New York Requires Paid Time Off for COVID-19 Vaccinations, Ends Domestic Travel Advisory, Phases Out Executive Directives

March 16, 2021

Employers should note several recent legislative and regulatory developments in New York State related to the COVID-19 pandemic. On March 12, Governor Andrew Cuomo signed legislation entitling all public- and private-sector employees in the state to up to four hours of paid leave per injection to receive the COVID-19 vaccination. On March 11, Governor Cuomo announced that New York’s travel advisory requiring quarantines for certain travelers arriving from out of state will be lifted effective April 1, 2021, and that fully vaccinated individuals will no longer be required to quarantine following a close contact with a positive COVID-19 case. On March 7, Governor Cuomo signed legislation that will gradually terminate his executive powers related to COVID-19.

Paid Time Off for COVID-19 Vaccinations

On March 12, 2021, Governor Cuomo signed legislation creating a new provision of the New York Labor Law applicable to both public- and private-sector employees. All private sector employees are entitled to receive paid leave “for a sufficient period of time” to receive a COVID-19 vaccination, up to four hours per vaccine injection. Leave must be paid at an employee’s regular rate of pay and in addition to otherwise-available paid leave – for example, paid sick leave required under New York state law and any leave an employer must provide pursuant to a collective bargaining agreement. The legislation does not specifically address whether leave must be provided in addition to paid time off offered by the employer in excess of legal or contractual requirements (e.g., vacation pay).

The legislation further provides that the right to leave can only be waived by a collective bargaining agreement (provided it expressly references the newly-created law). Finally, employers are prohibited from discriminating or retaliating against any employee who requests or obtains paid leave pursuant to the legislation.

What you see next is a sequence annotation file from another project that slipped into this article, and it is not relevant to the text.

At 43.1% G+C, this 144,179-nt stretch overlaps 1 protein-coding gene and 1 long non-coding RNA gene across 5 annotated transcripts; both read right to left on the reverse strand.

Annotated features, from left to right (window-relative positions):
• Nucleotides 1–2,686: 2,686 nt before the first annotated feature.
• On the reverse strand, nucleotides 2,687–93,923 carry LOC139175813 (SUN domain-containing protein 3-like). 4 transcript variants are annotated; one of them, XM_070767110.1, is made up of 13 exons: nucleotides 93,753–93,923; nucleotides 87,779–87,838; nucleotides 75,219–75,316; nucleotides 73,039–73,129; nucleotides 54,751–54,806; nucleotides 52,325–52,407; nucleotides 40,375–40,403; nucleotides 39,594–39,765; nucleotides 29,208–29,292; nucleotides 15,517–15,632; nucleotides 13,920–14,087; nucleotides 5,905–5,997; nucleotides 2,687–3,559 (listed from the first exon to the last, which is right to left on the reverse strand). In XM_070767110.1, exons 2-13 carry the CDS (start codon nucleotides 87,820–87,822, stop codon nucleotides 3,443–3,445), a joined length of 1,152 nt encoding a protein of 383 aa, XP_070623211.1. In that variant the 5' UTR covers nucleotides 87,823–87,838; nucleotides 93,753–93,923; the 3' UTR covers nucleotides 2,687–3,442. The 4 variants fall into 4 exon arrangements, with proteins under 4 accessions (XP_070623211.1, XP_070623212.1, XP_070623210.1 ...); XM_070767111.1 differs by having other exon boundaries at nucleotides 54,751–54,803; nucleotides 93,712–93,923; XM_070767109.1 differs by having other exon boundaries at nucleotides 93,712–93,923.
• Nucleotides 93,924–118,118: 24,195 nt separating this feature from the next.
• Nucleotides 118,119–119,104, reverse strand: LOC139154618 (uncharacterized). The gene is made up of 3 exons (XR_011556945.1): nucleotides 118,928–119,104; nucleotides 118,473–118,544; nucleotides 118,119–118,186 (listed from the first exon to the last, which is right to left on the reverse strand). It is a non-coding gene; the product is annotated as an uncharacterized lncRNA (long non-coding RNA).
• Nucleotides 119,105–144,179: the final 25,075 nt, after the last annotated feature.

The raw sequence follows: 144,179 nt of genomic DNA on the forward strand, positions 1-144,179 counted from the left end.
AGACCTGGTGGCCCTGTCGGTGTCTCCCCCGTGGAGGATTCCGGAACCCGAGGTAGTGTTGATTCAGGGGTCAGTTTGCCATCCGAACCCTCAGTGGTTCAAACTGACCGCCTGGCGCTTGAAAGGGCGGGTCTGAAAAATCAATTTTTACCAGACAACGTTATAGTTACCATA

The legislation takes effect immediately and sunsets on December 31, 2022. The legislation does not create a retroactive entitlement to leave, so any employees who were already vaccinated as of March 12, 2021 are not entitled to any additional paid leave.

While formal guidance is not yet available, Governor Cuomo’s March 12, 2022 press release provides that “employees will be granted up to four hours of excused leave per injection that will not be charged against any other leave the employee has earned or accrued” – suggesting that the New York State Department of Labor will take the position that leave is required in addition to any existing paid time off provided by an employer, required or otherwise.

Quarantine for Domestic Travelers and Fully Vaccinated Individuals No Longer Required

On March 11, 2021, Governor Cuomo announced that, effective April 1, 2021, domestic travelers will no longer be required to quarantine after entering New York from another US state or territory. Under a November 2020 travel advisory, all individuals entering New York (including those returning home to New York after out-of-state travel) were required to quarantine upon entering New York, except for essential workers or those traveling from a state contiguous to New York. Individuals were also required to complete a traveler health form. State guidance was subsequently amended to exempt fully vaccinated asymptomatic individuals and asymptomatic individuals who tested positive for COVID-19 and travelled within three months of the onset of symptoms or positive test.

Similarly, as of March 10, 2021, New York guidance was revised to provide exemptions to required quarantines following close contact with a positive COVID-19 case. Specifically, asymptomatic individuals who have been fully vaccinated do not need to quarantine during the first three months after full vaccination if they are: a) fully vaccinated (e.g., two weeks following receipt of their final vaccine dose); b) within three months following receipt of the final vaccine dose; and c) have remained asymptomatic since their exposure to the close contact who tested positive for COVID-19. Individuals who previously tested positive for COVID-19 and who have recovered do not need to quarantine within three months of the date of symptom onset or the date of their positive test.

Note, however, that New York office guidance and return-to-work guidance still preclude close contacts of positive COVID-19 cases from entering the workplace, even if they are fully vaccinated and not required to quarantine.